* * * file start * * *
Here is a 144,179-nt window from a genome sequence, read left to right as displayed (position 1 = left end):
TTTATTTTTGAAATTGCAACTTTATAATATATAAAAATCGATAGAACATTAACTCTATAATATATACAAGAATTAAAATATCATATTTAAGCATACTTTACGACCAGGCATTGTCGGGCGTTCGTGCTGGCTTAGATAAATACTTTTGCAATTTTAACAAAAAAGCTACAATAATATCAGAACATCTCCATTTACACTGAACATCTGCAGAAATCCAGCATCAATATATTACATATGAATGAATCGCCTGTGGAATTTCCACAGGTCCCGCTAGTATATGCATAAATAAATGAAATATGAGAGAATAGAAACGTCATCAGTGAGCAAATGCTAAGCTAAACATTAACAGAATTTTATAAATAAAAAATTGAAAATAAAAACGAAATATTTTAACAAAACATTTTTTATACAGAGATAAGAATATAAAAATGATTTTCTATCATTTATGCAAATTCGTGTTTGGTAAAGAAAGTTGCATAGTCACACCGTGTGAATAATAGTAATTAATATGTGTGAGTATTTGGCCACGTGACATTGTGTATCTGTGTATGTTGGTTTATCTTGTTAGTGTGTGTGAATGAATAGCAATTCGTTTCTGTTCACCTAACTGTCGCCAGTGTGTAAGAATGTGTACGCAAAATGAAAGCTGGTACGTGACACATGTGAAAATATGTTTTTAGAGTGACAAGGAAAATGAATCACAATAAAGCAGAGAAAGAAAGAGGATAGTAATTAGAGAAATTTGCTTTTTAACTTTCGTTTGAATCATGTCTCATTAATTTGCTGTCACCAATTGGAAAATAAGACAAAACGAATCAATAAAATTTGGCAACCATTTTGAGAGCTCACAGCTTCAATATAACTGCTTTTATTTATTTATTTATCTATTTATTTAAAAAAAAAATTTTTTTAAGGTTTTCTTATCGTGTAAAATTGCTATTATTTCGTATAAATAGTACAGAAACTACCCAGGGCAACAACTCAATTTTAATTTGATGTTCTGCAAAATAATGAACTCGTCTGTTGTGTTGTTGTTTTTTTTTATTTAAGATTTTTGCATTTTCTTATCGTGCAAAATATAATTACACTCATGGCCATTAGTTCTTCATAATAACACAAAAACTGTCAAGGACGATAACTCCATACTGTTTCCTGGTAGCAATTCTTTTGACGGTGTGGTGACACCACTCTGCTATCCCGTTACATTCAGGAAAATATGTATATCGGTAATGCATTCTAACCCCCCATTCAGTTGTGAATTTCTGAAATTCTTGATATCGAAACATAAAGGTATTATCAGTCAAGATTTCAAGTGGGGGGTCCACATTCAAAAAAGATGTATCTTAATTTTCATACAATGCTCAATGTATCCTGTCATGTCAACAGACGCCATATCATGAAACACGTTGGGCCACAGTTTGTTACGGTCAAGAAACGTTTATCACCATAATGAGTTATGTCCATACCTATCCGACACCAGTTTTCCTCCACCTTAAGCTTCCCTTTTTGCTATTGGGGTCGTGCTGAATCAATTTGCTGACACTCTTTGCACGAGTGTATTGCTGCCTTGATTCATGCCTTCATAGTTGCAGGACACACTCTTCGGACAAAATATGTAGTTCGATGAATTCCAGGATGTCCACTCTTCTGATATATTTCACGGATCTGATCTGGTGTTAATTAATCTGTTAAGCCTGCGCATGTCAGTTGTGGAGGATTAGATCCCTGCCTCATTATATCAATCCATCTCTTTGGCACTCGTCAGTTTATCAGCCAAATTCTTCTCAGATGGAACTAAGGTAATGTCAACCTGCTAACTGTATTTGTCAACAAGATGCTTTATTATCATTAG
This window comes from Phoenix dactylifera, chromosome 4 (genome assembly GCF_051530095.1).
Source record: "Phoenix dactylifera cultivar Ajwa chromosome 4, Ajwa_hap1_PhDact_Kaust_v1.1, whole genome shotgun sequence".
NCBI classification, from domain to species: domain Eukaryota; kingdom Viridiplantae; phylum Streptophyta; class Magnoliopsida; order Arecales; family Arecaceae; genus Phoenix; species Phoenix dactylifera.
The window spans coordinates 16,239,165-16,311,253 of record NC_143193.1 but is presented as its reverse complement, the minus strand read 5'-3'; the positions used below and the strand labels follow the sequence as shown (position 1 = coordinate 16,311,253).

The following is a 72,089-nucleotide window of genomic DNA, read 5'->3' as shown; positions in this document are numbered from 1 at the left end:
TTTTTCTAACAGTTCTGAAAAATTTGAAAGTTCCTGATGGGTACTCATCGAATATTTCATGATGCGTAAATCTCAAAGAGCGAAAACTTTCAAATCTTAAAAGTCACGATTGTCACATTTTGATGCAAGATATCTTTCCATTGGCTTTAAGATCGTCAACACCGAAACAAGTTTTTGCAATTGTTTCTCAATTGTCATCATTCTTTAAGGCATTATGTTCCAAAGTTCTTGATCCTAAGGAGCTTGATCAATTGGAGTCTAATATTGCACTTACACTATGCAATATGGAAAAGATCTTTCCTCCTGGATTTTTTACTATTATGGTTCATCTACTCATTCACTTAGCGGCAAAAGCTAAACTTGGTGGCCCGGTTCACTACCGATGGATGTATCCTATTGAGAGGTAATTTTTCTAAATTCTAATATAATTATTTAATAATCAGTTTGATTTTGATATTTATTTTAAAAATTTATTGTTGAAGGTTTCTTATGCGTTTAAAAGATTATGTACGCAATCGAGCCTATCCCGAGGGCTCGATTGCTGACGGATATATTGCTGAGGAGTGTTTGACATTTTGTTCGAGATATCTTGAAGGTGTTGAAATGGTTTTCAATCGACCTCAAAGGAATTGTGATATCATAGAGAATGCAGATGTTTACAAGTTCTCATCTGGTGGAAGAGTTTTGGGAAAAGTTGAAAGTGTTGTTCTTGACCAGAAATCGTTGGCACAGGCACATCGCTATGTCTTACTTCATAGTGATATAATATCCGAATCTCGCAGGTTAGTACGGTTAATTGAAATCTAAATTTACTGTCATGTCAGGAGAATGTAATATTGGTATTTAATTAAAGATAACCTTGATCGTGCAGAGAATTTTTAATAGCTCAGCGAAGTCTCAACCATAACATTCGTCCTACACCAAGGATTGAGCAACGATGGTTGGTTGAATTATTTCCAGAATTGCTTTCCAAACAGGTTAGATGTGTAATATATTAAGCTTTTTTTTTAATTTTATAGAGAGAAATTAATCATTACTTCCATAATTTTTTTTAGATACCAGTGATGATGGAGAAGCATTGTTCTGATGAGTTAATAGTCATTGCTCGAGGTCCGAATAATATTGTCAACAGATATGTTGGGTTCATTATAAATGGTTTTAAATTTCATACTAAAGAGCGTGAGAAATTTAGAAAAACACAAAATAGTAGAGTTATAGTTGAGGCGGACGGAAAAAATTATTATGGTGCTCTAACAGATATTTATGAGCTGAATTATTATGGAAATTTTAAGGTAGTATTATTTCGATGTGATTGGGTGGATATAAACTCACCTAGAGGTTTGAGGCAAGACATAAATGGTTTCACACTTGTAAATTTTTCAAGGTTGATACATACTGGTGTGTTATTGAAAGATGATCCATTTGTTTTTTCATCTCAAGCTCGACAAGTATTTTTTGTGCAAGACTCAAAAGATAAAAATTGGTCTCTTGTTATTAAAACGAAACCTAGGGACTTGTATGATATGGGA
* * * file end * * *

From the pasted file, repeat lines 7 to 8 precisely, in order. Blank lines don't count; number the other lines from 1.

The following is a 72,089-nucleotide window of genomic DNA, read 5'->3' as shown; positions in this document are numbered from 1 at the left end:
TTTTTCTAACAGTTCTGAAAAATTTGAAAGTTCCTGATGGGTACTCATCGAATATTTCATGATGCGTAAATCTCAAAGAGCGAAAACTTTCAAATCTTAAAAGTCACGATTGTCACATTTTGATGCAAGATATCTTTCCATTGGCTTTAAGATCGTCAACACCGAAACAAGTTTTTGCAATTGTTTCTCAATTGTCATCATTCTTTAAGGCATTATGTTCCAAAGTTCTTGATCCTAAGGAGCTTGATCAATTGGAGTCTAATATTGCACTTACACTATGCAATATGGAAAAGATCTTTCCTCCTGGATTTTTTACTATTATGGTTCATCTACTCATTCACTTAGCGGCAAAAGCTAAACTTGGTGGCCCGGTTCACTACCGATGGATGTATCCTATTGAGAGGTAATTTTTCTAAATTCTAATATAATTATTTAATAATCAGTTTGATTTTGATATTTATTTTAAAAATTTATTGTTGAAGGTTTCTTATGCGTTTAAAAGATTATGTACGCAATCGAGCCTATCCCGAGGGCTCGATTGCTGACGGATATATTGCTGAGGAGTGTTTGACATTTTGTTCGAGATATCTTGAAGGTGTTGAAATGGTTTTCAATCGACCTCAAAGGAATTGTGATATCATAGAGAATGCAGATGTTTACAAGTTCTCATCTGGTGGAAGAGTTTTGGGAAAAGTTGAAAGTGTTGTTCTTGACCAGAAATCGTTGGCACAGGCACATCGCTATGTCTTACTTCATAGTGATATAATATCCGAATCTCGCAGGTTAGTACGGTTAATTGAAATCTAAATTTACTGTCATGTCAGGAGAATGTAATATTGGTATTTAATTAAAGATAACCTTGATCGTGCAGAGAATTTTTAATAGCTCAGCGAAGTCTCAACCATAACATTCGTCCTACACCAAGGATTGAGCAACGATGGTTGGTTGAATTATTTCCAGAATTGCTTTCCAAACAGGTTAGATGTGTAATATATTAAGCTTTTTTTTTAATTTTATAGAGAGAAATTAATCATTACTTCCATAATTTTTTTTAGATACCAGTGATGATGGAGAAGCATTGTTCTGATGAGTTAATAGTCATTGCTCGAGGTCCGAATAATATTGTCAACAGATATGTTGGGTTCATTATAAATGGTTTTAAATTTCATACTAAAGAGCGTGAGAAATTTAGAAAAACACAAAATAGTAGAGTTATAGTTGAGGCGGACGGAAAAAATTATTATGGTGCTCTAACAGATATTTATGAGCTGAATTATTATGGAAATTTTAAGGTAGTATTATTTCGATGTGATTGGGTGGATATAAACTCACCTAGAGGTTTGAGGCAAGACATAAATGGTTTCACACTTGTAAATTTTTCAAGGTTGATACATACTGGTGTGTTATTGAAAGATGATCCATTTGTTTTTTCATCTCAAGCTCGACAAGTATTTTTTGTGCAAGACTCAAAAGATAAAAATTGGTCTCTTGTTATTAAAACGAAACCTAGGGACTTGTATGATATGGGA